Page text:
To achieve higher sensitivity and excellent performances, the structure of imprinted material was optimized in such a way that recognition sites should be situated at the surface or in the proximity of material surface. Graphene, with unique mechanical properties and extremely large area, is an excellent candidate as a supporting material for preparing imprinted materials. The prepared IIPs would be in possession of large surface area in case the polymerization occurs at the surface of graphene sheets (GS). The binding sites in the outer layer of IIP composite provide complete removal of templates, improve accessibility to target species, and reduce its binding time. Graphene oxide is a typical pseudo two-dimensional oxygen containing solid in bulk form, which possesses functional groups including hydroxyl, epoxide, and carboxyl [26–28]. Graphene oxide, covalently and noncovalently, is known to attach both small molecules and polymers to its reactive oxygen functionalities . The sensitivity of IIP-graphene composite system substantially enhanced towards its templated analyte attributed to the excellent electric and mechanical properties of graphene oxide as shown in Figure 6. At 90 ppm of analyte concentration, there is a drastic increase in the conductance which is 295 μS, in comparison to Sty, NVP, or Sty-co-NVP polymer-based sensor systems. The graph shows a linear response of 272, 246, 201, and 167 μS while exposing to 70, 50, 30, and 10 ppm analyte concentration, respectively.
The ratio of monomer to crosslinker was 30 : 70. High crosslinker ratio gives three dimensional spaces that are selective for Hg2+ ions whereas lower crosslinker ratio in a polymer composition will cause imprinting sites to collapse. The composite-based sensor system is highly sensitive to templated analyte and is the only material responding to concentrations down to 0.9 ppm (estimated by calibration curve) in comparison to simple ion-imprinted polymer-based sensor, as shown in Figure 6. One of the most important reactions of graphene oxide is its reduction. Electron-rich hydroxyl group and oxygen functionalities on graphene oxide surface interact with electron-deficient mercuric ions present in sample solution.
All ion-imprinted polymeric- and composite-based sensor system exhibits a linear response towards templated analyte, which enhances with an increase in analyte concentrations. All polymer-based systems show sensor response in a similar range; however, an almost 3-fold increase in sensitivity was achieved by making template-specific recognition sites on graphene sheets as shown in Figure 7. This increase in conductivity of graphene sheets is due to its high surface area in comparison to all other polymer thin films, and secondly, it contributes to sensitivity because of its oxygen and mercuric ion interaction. N-vinylpyrrolidone (NVP) shows good biocompatibility due to their hydrophilic nature and low cytotoxicity [30–37]. Electron-deficient Hg2+ ions interact with electron-rich moieties of NVP/EGDMA. Aqueous environment affects the performance of NVP-based receptors because of their hydrophilic nature. The quality of NVP-based receptors was further improved by copolymerizing it with hydrophobic monomer (styrene).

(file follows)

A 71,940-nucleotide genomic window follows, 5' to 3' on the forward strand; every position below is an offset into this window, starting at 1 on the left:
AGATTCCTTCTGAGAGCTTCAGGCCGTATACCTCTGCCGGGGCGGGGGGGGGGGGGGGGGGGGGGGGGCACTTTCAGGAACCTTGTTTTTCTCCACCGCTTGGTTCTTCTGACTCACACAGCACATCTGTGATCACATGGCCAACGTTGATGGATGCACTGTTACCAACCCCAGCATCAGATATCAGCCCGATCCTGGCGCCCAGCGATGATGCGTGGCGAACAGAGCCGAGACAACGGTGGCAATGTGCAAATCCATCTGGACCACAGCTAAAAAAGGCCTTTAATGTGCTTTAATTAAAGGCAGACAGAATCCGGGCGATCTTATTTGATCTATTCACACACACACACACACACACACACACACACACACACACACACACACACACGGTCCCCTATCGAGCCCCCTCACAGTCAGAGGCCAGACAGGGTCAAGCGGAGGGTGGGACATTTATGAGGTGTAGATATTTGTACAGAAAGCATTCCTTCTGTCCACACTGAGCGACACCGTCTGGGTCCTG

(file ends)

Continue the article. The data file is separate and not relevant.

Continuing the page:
Sensitivity analysis alone is not sufficient to evaluate a sensor system. Thus, it is very necessary to investigate sensor selectivity by exposing it to structurally related analogues. After removing the template molecules by extraction, a molecularly imprinted polymer was analysed against other metal ions typically, such as Zn2+, Mg2+, As3+, and Na+. These ions were chosen as competitors to evaluate selectivity performance for Hg2+-imprinted polymeric and composite systems.
It is evident from Figure 8 that Hg2+-imprinted polymers and composites comprise binding sites which are highly selective to templated ion. The monomers and crosslinkers arrange themselves around template ions during polymerization, in such an efficient way, to produce highly selective recognition sites which can accommodate only specific analyte. All these ion-imprinted polymer-based receptors show concentration-dependent linear response which reduces with decrease in analyte concentration. The Hg2+-imprinted Sty-co-NVP-graphene composite-based sensor shows 2–5-folds higher sensor response to Hg2+ in comparison to other polymer-based systems. Moreover, it remains very less responsive to other metal ions with similar oxidation state as Hg2+, and it further reduces towards metal ions having lower or higher oxidation states.
The fabricated sensor proved to be suitable for heavy metal ion detection in aqueous environment even in the presence of other competing metal ions.
In this work, Hg(II)-imprinted polymeric- and composite-based sensor systems were fabricated by following molecular imprinting approach. Four different receptors were synthesized based on different polymeric systems such as (i) polystyrene, (ii) poly(vinylpyrrolidone), (iii) Sty-co-NVP polymer, and IIP composite of Sty-co-NVP polymer and graphene sheets. Efficiency of these sensor systems was investigated while exposing to their templated analytes. The sensitivity and selectivity of ion-imprinted polymers and composite were in the following order: composite > Sty > copolymers > NVP. The results indicate that a very sensitive, selective, low-cost, and user-friendly sensor system can be fabricated for any metal by combining molecular imprinting approach and interdigital transducers.
Conflicts of Interest
The authors declare that there is no conflict of interest regarding the publication of this article.